In Dec. 2018, two years after he had picked up “Ainbo: Spirit of the Amazon” at the first edition of Ventana Sur’s Animation!, Edward Noeltner’s Cinema Management Group (CMG) announced he had pre-sold it to over half the planet. Further deals followed with Signature for the U.K. and Rialto for Australia/New Zealand.

Even before COVID-19 struck, independent movies’ worldwide sales roll-outs were getting increasingly rare. It’s one thing, moreover, for titles to sell, another for them to register any kind of real impact at the box office.

But in 2021, despite theater closures and COVID-19 protocols, “Ainbo: Spirit of the Amazon” looks to be delivering on its promise.

On Nov. 18, it bowed in Italy to a first weekend $185,000 for seasoned independent BIM Distribuzione. That, said Noeltner, who also takes an executive producer credit on the movie, is the highest opening weekend for any independent animated films released in Italy over 2021.

The results also see director José Zelada’s Peruvian animated feature power past $11 million at the global box office, with still a lot of gas in the tank.

Bowing first in Asia this Spring, in further standout perfs, “Ainbo” has run up $2.26 million for Le Pacte at the French box office, $1.9 million and counting in Australia/New Zealand and a first-three-weeks $800,000 in Poland.

In the Netherlands, where “Ainbo” was co-produced with co-director Richard Claus’ Katuni Pictures, distributor WW Entertainment’ has punched $1.5 million in theatrical gross, a remarkable performance for a country of just 18 million inhabitants.

Elsewhere, across a panoply of territories, “Ainbo” has punched Top 10 box office bows, opening No. 2 in Central America (CDC), No. 3 in the Ukraine (Monumental Pictures) and Norway and No. 4 in Singapore (Shaw Entertainment), and Switzerland (Praesens) as well as Iceland (Sena) and Vietnam (Blue Lantern).

Why “Ainbo” has done so well is another question. Telling the uplifting story of a feisty young woman fighting for her homeland in the Amazon rainforest, abetted by Dillo, an armadillo, and Vaca, an oversized tapir, this is a highly theatrical proposition.

As Claus has pointed out, it offers four-quadrant entertainment. And it does so to one of the most traditionally resilient of cinema-going demographies: Kids and families.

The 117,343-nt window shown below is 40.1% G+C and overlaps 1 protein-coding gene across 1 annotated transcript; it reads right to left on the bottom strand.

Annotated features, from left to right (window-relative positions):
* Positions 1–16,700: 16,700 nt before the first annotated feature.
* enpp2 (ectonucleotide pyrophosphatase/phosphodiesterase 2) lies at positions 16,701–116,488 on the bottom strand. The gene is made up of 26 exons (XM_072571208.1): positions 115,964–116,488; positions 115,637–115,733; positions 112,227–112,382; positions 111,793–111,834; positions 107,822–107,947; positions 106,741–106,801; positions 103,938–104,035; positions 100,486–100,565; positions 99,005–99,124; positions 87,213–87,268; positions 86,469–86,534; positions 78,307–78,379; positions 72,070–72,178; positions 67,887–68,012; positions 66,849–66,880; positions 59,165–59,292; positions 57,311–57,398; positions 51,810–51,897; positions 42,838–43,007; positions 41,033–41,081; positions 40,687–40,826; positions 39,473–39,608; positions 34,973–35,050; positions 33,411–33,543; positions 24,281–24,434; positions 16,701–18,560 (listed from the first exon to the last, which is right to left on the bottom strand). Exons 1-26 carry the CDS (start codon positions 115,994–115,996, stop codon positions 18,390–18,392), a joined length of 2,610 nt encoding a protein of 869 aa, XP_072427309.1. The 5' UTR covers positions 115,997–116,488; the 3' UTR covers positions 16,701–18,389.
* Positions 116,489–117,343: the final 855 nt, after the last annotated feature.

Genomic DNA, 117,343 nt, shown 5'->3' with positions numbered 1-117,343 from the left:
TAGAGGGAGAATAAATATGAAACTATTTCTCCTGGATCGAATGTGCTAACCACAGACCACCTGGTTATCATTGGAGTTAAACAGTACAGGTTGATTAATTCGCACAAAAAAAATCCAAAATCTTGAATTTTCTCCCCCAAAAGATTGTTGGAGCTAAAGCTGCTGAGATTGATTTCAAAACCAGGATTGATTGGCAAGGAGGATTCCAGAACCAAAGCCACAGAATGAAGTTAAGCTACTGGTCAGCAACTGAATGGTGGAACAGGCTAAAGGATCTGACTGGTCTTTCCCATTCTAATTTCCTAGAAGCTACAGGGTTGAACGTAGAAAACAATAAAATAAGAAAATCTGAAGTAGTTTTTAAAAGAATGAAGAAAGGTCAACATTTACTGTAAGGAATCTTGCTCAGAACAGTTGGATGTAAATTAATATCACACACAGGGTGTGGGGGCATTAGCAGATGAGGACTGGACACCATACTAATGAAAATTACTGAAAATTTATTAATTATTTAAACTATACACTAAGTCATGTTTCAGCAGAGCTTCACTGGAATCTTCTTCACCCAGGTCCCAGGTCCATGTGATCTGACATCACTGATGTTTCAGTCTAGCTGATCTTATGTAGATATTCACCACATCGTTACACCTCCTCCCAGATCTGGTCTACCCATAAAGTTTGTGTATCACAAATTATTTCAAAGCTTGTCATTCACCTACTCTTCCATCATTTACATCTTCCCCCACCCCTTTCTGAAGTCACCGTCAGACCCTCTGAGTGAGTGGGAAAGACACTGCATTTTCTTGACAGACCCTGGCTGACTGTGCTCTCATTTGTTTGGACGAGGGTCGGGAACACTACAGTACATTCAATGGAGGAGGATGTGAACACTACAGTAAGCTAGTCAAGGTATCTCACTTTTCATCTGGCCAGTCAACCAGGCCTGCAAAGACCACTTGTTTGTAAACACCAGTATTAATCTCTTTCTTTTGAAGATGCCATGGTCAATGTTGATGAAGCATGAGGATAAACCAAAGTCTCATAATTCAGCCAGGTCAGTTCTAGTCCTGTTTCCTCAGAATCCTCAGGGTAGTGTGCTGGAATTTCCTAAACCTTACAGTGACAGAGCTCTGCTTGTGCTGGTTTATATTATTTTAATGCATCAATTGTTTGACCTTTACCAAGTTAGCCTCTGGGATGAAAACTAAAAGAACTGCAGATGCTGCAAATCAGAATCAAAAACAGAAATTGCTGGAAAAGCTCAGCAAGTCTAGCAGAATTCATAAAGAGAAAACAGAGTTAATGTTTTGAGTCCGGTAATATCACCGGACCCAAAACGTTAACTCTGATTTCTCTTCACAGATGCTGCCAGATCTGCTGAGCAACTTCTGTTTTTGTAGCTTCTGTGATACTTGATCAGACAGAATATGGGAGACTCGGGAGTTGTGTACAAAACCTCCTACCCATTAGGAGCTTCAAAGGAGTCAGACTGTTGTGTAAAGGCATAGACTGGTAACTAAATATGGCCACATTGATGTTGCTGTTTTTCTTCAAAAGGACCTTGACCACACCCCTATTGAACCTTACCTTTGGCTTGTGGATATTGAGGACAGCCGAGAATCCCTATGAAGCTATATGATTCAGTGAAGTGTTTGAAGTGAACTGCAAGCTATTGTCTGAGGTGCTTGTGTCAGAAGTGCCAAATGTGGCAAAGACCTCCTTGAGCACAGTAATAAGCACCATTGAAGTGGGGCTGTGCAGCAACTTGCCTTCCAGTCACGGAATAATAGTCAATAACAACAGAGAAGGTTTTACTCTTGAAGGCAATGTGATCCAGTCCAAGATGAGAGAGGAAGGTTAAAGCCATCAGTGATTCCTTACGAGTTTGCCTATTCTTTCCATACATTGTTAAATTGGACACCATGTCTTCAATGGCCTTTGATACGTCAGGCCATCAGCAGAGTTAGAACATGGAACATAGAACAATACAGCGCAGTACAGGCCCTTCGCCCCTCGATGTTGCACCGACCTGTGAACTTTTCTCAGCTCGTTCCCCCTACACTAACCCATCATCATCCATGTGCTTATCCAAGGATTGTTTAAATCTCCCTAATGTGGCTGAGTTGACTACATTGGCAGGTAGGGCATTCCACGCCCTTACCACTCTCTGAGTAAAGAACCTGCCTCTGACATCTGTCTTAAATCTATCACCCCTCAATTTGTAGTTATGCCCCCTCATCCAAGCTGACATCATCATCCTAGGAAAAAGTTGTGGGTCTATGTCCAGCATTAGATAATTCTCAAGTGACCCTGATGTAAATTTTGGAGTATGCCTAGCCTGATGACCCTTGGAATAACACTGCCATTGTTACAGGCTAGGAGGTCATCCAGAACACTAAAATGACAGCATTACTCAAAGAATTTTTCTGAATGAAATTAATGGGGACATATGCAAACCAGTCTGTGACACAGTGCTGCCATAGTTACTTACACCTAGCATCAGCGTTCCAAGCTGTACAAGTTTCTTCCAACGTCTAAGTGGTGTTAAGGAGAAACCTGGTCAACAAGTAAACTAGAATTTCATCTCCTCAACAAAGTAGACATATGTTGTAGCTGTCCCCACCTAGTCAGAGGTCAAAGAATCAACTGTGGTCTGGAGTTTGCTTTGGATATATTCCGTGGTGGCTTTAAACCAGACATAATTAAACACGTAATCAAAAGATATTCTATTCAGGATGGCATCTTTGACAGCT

In contrast with just a decade ago, when high-quality animation was outside the budget of many independents, world-class animation can now be done from almost any part of the world, though it still takes very talented artists and animators to make a great independent, animated feature, Noeltner said.

“Ainbo” is also one from the heart: Inspired by director Jose Zelada of Tunche Films and Epic Cine producers Cesar and Sergio Zelada, whose mother grew up in the jungle of Pucallpa, Peru. That’s much like the film’s main character, Ainbo, which means “young woman” in the local language of the Shipibo tribe, who live in and around Pucallpa.

“The images of the luscious rainforest, lovable characters and authentic village settings were ingrained in the Zelada brothers by their mother from childhood,” CMG President Noeltner argued.

“The contemporary themes of female empowerment and environmental impact provided a timely message to which distributors and audiences responded favorably and helped the independent animated feature achieve its success,“ he added, hailing “Ainbo” as “one of 2021’s most successful independent animated features.”

Ventana Sur’s Animation! and France’s Annecy Festival have both pushed the feature, selecting it for a work-in-progress presentation in 2019 and world-premiering the finished result at Annecy this June.

Upcoming releases take in Spain (Flins y Peniculas), Portugal (Cinemundo) and South Korea (First Run). Other remaining territories including Ainbo’s home, Peru, are set to propel “Ainbo’s” box-office even further late 2021/early 2022, Noeltner predicted.

New “Ainbos” may be found at this year’s Animation!, whose project pitching and works in progress sessions take place Wednesday Dec. 1 on-site at Buenos Aires’ Cinemark Puerto Madero.

Lazy loaded image
Ainbo Courtesy of Cinema Management Group (CMG)